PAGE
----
Companies are already making sophisticated marketing decisions with data and analytics. Will deep learning enable a leap forward — or just marginal gains?

Deep learning is delivering impressive results in AI applications. Apple’s Siri, for example, translates the human voice into computer commands that allow iPhone owners to get answers to questions, send messages, and navigate their way to and from obscure locations. Automated driving enables people today to go hands-free on expressways, and it will eventually do the same on city streets. In biology, researchers are creating new molecules for DNA-based pharmaceuticals.

Given all this activity with deep learning, many wonder how the underlying methods will alter the future of marketing. To what extent will they help companies design profitable new products and services to meet the needs of customers?

The technology that underpins deep learning is becoming increasingly capable of analyzing big databases for patterns and insights. It isn’t difficult to imagine a day when companies will be able to integrate a wide array of databases to discern what consumers want with greater sophistication and analytic power and then leverage that information for market advantage. For example, it may not be long before consumers, identified via facial recognition technology while grocery shopping, receive individualized coupons based on their previous purchase behavior. In the future, advertisements may be individually designed to appeal to consumers with different personalities and be delivered in real time as they view YouTube. Deep learning might also be used to design products to meet consumers’ personal needs, which could then be produced and delivered through automated 3D printing systems.

Different types of organizations will try to harness the powers of deep learning in their own ways. An automaker might use them to target new customers, revamp the buying process, or fine-tune product features a specific set of buyers will want.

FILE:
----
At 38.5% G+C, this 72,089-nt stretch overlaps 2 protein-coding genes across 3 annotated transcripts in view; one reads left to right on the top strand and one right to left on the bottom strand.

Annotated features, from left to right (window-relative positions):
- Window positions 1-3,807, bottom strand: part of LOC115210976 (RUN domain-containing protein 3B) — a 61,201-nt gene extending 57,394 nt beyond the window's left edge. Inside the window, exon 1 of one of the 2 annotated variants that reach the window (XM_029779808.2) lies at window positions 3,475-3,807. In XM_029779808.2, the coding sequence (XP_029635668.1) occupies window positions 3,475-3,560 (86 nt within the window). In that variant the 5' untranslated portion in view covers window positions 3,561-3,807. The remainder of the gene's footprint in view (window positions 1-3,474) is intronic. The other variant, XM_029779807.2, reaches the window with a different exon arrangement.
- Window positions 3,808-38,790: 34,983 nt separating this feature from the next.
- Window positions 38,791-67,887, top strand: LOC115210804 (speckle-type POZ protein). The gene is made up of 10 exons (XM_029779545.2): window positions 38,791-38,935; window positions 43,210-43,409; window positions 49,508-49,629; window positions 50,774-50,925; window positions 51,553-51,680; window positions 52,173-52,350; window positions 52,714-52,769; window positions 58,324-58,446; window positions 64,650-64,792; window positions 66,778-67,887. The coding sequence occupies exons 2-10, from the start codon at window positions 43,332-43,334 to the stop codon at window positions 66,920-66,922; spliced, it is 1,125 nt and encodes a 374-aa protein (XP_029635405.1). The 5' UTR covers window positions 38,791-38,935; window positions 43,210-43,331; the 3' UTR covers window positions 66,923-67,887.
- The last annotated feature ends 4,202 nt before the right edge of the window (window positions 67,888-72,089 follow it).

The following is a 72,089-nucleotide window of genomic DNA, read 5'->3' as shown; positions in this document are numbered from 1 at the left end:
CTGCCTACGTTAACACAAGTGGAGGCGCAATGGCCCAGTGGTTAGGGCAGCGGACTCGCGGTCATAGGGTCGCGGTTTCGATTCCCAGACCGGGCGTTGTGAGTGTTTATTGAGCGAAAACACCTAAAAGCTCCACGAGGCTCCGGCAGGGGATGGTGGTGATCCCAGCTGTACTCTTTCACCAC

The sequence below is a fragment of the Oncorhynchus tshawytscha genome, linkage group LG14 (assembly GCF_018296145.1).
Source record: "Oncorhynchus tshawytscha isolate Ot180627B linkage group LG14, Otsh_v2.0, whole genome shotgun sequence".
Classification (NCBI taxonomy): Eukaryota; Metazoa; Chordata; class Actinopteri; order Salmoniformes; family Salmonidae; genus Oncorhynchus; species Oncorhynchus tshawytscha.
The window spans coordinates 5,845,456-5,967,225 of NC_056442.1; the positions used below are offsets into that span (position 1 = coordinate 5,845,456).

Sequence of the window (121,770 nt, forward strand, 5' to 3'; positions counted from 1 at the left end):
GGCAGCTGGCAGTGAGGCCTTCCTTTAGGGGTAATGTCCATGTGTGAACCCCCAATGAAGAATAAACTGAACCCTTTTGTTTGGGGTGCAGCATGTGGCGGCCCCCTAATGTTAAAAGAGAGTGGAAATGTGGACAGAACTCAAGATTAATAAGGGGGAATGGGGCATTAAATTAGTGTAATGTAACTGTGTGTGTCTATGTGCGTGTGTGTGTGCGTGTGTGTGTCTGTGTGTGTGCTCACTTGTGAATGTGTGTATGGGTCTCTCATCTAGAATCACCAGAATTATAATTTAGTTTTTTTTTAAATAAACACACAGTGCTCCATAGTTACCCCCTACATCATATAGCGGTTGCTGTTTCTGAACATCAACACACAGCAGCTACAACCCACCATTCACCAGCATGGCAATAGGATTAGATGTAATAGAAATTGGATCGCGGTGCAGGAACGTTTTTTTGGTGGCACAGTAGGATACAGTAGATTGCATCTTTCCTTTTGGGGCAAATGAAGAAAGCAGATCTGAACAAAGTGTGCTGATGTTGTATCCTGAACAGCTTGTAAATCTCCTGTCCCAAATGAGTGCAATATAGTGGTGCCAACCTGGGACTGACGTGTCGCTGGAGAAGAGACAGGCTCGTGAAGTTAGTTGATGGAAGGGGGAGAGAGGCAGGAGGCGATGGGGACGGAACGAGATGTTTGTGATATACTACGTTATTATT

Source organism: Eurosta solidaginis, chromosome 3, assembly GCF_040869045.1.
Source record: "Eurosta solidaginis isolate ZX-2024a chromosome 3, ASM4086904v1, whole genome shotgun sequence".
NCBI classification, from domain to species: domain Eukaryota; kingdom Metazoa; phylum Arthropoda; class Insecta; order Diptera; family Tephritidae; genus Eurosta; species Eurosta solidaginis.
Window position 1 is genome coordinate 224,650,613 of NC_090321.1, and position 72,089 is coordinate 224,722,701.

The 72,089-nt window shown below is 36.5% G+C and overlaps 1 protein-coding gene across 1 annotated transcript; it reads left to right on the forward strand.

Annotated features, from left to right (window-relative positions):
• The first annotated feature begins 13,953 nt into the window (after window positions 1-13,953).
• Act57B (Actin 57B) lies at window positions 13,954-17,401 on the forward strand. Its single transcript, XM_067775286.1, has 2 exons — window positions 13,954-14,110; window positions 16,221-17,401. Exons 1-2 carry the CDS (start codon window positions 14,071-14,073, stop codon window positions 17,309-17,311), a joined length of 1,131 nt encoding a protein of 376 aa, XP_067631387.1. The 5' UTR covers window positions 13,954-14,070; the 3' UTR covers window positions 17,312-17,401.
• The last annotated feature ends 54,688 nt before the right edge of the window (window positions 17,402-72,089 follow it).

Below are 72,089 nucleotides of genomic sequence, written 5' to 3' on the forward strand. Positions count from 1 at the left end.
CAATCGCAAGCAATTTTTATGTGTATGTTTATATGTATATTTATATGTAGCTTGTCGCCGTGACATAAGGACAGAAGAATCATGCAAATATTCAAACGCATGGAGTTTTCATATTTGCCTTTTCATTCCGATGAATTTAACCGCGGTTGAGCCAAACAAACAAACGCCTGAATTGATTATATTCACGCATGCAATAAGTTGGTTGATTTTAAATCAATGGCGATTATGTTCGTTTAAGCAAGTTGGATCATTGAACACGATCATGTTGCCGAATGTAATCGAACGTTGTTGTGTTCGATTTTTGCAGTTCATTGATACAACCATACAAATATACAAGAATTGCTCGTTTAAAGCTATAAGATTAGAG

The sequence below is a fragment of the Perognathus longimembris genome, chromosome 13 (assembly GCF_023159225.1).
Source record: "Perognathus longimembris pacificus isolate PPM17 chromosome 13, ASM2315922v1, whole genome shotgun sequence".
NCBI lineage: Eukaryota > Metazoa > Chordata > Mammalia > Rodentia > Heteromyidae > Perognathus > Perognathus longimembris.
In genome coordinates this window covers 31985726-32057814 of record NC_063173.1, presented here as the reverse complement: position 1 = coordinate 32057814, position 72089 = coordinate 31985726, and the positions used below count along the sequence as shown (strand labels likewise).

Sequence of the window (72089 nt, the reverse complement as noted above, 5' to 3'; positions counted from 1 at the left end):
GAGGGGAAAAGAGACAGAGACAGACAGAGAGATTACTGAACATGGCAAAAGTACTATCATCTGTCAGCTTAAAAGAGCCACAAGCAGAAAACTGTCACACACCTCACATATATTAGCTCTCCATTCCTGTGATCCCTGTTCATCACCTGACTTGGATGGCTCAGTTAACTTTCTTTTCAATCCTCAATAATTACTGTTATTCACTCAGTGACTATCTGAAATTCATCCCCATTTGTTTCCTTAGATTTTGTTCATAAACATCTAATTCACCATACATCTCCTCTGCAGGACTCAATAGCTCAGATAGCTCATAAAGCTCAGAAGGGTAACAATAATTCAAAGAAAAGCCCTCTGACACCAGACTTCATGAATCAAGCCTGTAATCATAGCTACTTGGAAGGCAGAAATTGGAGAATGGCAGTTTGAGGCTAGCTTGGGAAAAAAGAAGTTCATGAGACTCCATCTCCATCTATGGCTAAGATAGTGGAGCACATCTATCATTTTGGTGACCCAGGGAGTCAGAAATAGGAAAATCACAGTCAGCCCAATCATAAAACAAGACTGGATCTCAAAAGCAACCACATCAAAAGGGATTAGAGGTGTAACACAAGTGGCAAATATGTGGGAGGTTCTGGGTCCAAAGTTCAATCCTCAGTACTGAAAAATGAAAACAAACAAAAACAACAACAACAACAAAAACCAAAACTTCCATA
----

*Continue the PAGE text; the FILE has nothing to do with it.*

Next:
References

1. A. Burnap, J.R. Hauser, and A. Timoshenko, “Design and Evaluation of Product Aesthetics: A Human-Machine Hybrid Approach,” working paper, MIT Sloan School of Management, Cambridge, Massachusetts, July 2019.

2. P. Dhillon and S. Aral, “Modeling Dynamic User Interests: A Neural Network Approach,” working paper, MIT Sloan School of Management, Cambridge, Massachusetts, 2019.

3. L. Liu, D. Dzyabura, and N. Mizik, “Visual Listening In: Extracting Brand Image Portrayed on Social Media,” working paper, Social Science Research Network, 2019.

4. A. Timoshenko and J.R. Hauser, “Identifying Customer Needs From User-Generated Content,” Marketing Science 38, no. 1 (January-February 2019): 1-20.

5. G. Urban, J. Hauser, G. Liberali, et al., “Morph the Web to Build Empathy, Trust, and Sales,” MIT Sloan Management Review 50, no. 4 (summer 2009): 53-61.

i. For further information, see I. Goodfellow, Y. Bengio, and A. Courville, “Deep Learning” (Cambridge, Massachusetts: MIT Press, 2015); A. Géron, “Hands-On Machine Learning With Scikit-Learn and TensorFlow” (Sebastopol, California: O’Reilly Media, 2017); and R.S. Sutton and A.G. Barto, “Reinforcement Learning: An Introduction” (Cambridge, Massachusetts: MIT Press, 2018).

Acknowledgments

We would like to thank Suruga Bank and MIT’s Initiative on the Digital Economy for their funding support, and NerdWallet and Comscore for providing the data used in the research.